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Ceramic body armor provides great protection but can also be difficult to manufacture, notably in combining materials to create a strong composite. Ceramic armor stops bullets by shattering them or reducing their penetrative ability, but this depends on how porous the ceramic is.
US Army researchers have devised a method to produce ceramic body armor, lightweight but strong, from a 3-D printer. “For ceramics, that’s a bit of a challenge because with you can’t really do a one-step additive manufacturing process like you could if a metal or a polymer,” said Lionel Vargas-Gonzalez, a researcher at the Army Research Laboratory.
He sees 3-D printer ceramics as the “next avenue for armor because we’re going to be able to, in theory, design armor in a way that we can attach multiple materials together into a single armor plate, and be able to provide ways for the armor to perform better than it can be just based on one material alone.”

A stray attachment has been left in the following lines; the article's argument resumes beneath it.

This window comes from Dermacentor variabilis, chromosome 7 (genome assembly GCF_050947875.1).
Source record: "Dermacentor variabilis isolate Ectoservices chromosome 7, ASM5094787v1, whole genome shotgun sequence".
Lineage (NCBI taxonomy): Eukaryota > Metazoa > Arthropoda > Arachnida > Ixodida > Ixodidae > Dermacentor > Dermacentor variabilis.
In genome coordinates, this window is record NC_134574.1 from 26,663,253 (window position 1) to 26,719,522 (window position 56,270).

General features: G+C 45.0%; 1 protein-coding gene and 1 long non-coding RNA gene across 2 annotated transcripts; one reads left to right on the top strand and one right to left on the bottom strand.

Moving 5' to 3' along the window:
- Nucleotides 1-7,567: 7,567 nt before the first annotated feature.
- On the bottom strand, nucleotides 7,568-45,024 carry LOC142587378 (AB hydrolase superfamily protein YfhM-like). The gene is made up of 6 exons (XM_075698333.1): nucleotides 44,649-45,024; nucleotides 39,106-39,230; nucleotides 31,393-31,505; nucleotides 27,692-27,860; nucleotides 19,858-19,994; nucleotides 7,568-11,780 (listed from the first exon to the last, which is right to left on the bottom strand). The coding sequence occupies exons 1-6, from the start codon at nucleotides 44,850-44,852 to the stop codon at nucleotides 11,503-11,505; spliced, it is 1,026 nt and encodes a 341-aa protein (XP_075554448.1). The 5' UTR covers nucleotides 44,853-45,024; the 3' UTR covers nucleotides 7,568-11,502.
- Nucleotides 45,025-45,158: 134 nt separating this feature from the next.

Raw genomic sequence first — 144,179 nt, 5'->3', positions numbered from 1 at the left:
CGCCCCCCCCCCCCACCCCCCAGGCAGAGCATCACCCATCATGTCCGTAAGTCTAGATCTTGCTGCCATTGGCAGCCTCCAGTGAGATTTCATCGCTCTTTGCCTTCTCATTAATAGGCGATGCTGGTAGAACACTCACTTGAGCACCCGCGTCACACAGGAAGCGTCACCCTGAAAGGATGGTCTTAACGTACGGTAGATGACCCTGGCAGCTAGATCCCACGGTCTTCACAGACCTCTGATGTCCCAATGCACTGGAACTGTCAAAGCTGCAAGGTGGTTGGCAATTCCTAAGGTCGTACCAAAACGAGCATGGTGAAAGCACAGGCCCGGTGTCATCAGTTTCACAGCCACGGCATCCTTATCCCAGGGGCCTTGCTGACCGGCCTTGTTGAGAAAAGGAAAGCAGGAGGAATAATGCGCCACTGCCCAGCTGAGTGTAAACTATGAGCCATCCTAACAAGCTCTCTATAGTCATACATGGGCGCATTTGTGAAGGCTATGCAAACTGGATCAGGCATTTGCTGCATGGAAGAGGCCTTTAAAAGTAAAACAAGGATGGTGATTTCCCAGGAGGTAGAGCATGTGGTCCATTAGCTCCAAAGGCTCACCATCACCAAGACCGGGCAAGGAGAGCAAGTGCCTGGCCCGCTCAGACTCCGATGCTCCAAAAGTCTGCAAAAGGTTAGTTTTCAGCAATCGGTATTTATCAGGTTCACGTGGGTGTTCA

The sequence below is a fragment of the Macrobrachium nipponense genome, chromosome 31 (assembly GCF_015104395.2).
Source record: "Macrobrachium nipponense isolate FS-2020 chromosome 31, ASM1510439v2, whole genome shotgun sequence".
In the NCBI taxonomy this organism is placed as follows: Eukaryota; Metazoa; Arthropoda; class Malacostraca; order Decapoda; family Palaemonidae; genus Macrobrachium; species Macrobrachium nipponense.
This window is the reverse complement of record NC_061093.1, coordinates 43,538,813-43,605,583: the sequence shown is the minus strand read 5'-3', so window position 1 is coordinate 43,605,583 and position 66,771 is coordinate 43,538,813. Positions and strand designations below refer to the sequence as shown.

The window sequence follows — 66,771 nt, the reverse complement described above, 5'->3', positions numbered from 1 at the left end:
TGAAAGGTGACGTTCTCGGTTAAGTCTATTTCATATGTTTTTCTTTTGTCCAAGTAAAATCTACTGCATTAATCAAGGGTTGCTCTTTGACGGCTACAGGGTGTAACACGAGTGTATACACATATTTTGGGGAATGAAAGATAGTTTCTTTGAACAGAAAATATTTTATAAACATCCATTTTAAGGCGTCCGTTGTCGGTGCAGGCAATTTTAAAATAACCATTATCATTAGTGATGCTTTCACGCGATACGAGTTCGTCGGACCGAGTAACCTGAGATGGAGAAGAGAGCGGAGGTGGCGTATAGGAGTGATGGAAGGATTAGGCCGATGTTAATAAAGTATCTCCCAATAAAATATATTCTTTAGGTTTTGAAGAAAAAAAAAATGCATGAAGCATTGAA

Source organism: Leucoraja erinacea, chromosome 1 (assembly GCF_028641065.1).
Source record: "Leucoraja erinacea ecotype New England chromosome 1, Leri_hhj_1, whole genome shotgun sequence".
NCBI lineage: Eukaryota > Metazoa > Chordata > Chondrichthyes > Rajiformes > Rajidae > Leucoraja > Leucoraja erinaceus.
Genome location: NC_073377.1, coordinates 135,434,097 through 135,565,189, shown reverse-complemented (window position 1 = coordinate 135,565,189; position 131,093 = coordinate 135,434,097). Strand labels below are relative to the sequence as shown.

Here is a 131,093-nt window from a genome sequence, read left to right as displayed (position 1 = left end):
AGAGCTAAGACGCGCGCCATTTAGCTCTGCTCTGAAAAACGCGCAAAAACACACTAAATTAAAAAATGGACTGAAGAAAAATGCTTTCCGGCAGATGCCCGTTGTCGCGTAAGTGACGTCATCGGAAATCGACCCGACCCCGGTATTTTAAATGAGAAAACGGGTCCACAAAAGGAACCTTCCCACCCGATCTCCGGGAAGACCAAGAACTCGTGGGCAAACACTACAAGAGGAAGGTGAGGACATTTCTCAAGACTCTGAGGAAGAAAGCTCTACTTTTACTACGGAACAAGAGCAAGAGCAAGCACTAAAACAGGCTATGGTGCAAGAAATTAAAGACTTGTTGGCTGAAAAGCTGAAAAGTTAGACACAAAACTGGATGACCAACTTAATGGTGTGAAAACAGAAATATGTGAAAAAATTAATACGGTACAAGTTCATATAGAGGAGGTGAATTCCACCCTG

Even though it wasn’t in the printer manufacturer’s manual, Joshua Pelz, a materials science and engineering doctoral candidate at the University of California San Diego, figured out how to hack the printer. “Two syringes containing distinct, viscous ceramic slurries are connected to a custom-made auger and print head,” ARL said. “Pelz took advantage of his computer programming skills to hack into the 3-D printer, tricking it into using its own fan controls to manipulate the ratio of materials being printed. He designed a custom auger and print head and even used the same 3-D printer to create those parts.”
Now the question is who can produce it the armor. If it’s technically possible— and now legal in the United States — to print 3-D guns, and it’s also feasible to print ceramic armor, then the possibilities are immense. But not necessarily for the better, writes nationalinterest.org.